LUVMI-X LUNAR ROVER
Navigation camera, surface camera and 360 imager
The Lunar Volatiles Mobile Instrumentation (LUVMI) rover is a modular rover platform for the investigation of lunar volatiles in and around the permanently shaded regions of the Moon. The mission aims to scout such regions and make in-situ measurements to inform the selection of future mission landing sites.
Following the success of the first stage of this project (LUVMI) where the key technology was demonstrated, the LUVMI-X project was launched which will further develop the protoype rover.
The LUVMI-X rover will utilises imagers being developed by Dynamic Imaging Analytics, providing robust, miniaturised, high signal to noise and high dynamic range images in 3D to aid in the autonomous navigation of the rover platform.
The mission is led by the LUVMI-X consortium: a group of European partners from Belgium,Germany and the UK and is funded by the European Union’s Horizon 2020 research and innovation programme.
To learn more about the LUVMI-X project visit:
FORMULA ONE (TM) MOTORSPORTS
With our experience in developing space technologies to operate in harsh and variable environments, we have transferred technology for use at the pinnacle of motorsport engineering.
We have developed cutting-edge vehicle performance enhancing solutions for two world championship winning teams.
Working in this fast-paced environment we are able to protoype and test technologies which are then spun back into the space technology domain, increasing their technology readiness levels (TRL).
2018 schools experiment launched onboard NASA rocket
Dynamic Imaging Analytics funded and led this micro gravity and 3D imaging experiment called SμGRE-1(Schools micro-gravity rocket experiment). The aim of the mission was to test novel 3D imaging techniques tracking the trajectory and interactions of objects in micro-gravity. It involved 150 international schools making sugar cube sized sculptures that went into space on the NASA WRX-R sounding rocket. The rocket mission had four other experiments onboard and was led by the University of Penn State.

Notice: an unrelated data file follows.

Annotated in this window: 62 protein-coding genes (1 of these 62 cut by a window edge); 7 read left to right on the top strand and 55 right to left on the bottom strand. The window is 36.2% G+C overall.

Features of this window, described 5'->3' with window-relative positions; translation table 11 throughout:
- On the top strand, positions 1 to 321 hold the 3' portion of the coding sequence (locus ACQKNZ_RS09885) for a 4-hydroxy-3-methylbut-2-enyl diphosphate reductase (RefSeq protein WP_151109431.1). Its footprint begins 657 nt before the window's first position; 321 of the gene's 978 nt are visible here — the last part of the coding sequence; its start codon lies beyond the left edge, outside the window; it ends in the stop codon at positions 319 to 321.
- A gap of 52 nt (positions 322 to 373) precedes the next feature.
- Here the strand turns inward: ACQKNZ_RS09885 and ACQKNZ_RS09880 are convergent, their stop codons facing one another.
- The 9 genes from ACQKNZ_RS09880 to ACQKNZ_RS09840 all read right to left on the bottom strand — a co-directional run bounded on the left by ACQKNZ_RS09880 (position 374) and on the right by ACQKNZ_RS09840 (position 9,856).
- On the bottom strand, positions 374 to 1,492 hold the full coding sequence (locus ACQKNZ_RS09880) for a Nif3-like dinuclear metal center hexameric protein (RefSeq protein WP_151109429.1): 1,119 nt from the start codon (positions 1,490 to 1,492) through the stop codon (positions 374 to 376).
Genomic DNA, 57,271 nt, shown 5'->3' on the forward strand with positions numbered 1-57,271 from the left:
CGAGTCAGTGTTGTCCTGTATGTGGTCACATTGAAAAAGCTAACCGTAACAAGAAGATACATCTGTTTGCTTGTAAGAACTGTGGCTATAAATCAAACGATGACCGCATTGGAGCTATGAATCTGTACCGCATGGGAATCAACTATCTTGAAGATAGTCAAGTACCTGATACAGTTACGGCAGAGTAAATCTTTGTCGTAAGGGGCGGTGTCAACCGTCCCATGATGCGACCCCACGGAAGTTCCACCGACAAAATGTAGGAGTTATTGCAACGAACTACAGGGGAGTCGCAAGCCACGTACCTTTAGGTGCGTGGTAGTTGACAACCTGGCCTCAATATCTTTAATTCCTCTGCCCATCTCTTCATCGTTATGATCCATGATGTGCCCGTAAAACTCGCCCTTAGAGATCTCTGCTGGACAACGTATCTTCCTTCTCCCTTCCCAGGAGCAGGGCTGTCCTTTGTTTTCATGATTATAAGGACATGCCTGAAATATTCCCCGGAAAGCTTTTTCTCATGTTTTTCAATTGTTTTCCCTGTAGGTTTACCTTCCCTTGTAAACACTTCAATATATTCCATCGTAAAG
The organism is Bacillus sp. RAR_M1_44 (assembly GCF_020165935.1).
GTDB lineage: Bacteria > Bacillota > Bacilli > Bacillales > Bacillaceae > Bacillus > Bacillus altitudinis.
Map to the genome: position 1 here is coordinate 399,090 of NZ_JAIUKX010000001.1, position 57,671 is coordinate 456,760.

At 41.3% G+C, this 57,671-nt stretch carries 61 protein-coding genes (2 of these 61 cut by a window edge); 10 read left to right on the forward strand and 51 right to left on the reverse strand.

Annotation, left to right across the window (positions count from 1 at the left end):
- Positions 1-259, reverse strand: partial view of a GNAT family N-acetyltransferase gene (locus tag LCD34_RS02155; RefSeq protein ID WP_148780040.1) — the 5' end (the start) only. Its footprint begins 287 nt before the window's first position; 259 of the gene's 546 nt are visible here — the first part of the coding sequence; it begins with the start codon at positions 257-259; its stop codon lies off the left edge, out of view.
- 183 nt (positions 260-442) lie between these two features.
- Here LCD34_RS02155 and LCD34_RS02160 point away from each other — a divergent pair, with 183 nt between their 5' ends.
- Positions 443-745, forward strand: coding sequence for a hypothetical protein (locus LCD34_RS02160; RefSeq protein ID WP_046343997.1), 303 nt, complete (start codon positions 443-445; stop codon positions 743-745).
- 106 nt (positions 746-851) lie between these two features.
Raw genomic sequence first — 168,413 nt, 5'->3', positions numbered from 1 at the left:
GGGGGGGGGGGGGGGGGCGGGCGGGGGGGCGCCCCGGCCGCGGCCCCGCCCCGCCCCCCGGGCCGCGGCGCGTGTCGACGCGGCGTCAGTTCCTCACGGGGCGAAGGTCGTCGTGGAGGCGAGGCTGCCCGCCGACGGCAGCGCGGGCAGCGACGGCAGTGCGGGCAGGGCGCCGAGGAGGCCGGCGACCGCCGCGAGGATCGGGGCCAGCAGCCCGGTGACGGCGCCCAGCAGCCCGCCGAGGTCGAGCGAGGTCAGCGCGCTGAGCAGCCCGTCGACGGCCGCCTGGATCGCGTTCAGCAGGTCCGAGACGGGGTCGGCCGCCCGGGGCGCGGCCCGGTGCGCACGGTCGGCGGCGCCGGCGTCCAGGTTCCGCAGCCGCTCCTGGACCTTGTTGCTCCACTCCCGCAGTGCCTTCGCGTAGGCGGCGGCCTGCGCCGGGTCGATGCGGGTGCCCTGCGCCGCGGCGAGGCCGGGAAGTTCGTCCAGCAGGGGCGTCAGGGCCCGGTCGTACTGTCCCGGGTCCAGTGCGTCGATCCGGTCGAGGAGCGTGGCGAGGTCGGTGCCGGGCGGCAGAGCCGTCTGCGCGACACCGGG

On the 4th April 2018 the rocket was launched from the Pacific Marshall Islands, which are located approximately halfway between Hawaii and Australia. The rocket reached a maximum height of 127 miles above the Earth and a velocity of 4,138 mph.
On the return to Earth the WRX-R rocket splashed down in the Pacific Ocean and was recovered by a famous naval ship. SμGRE-1 and its flight data were retrieved. The schoolchildren’s sculptures were returned to them as a souvenir along with a certificate to certify that their creation had flown into space.
Watch interviews with the key engineers on the rocket mission, follow the journey and watch the WRX-R rocket launch video on the SμGRE-1 YouTube channel:
PROSPECT SAMPLE CAMERA 'SamCam'
Ruggedized 3D microscope for the Moon
Set to launch on the Luna-27 mission, the PROSPECT /ProSPA instrument will house ‘SamCam’: a camera developed by Dynamic Imaging Analytics.
This camera will provide images of lunar rock and ice samples drilled and collected from under the Moon’s surface. The 3D and multispectral capability of SamCam provides geological information and enables scientist to make an estimation of the sample size and mass before further analysis with mass spectrometry.
PROSPECT is a programme of and funded by the European Space Agency (ESA). The ProSPA consortium is led by the Open University, UK.
Camera technology to profile crop health and diverse uses
Dynamic Imaging Analytics are developing small, lightweight multi-spectral cameras that measure chlorophyll levels in plants and vegetation.
One application for this technology is its use in measuring and monitoring crop health.
This is an example of pioneering technology developed for space that is applied for use on earth.
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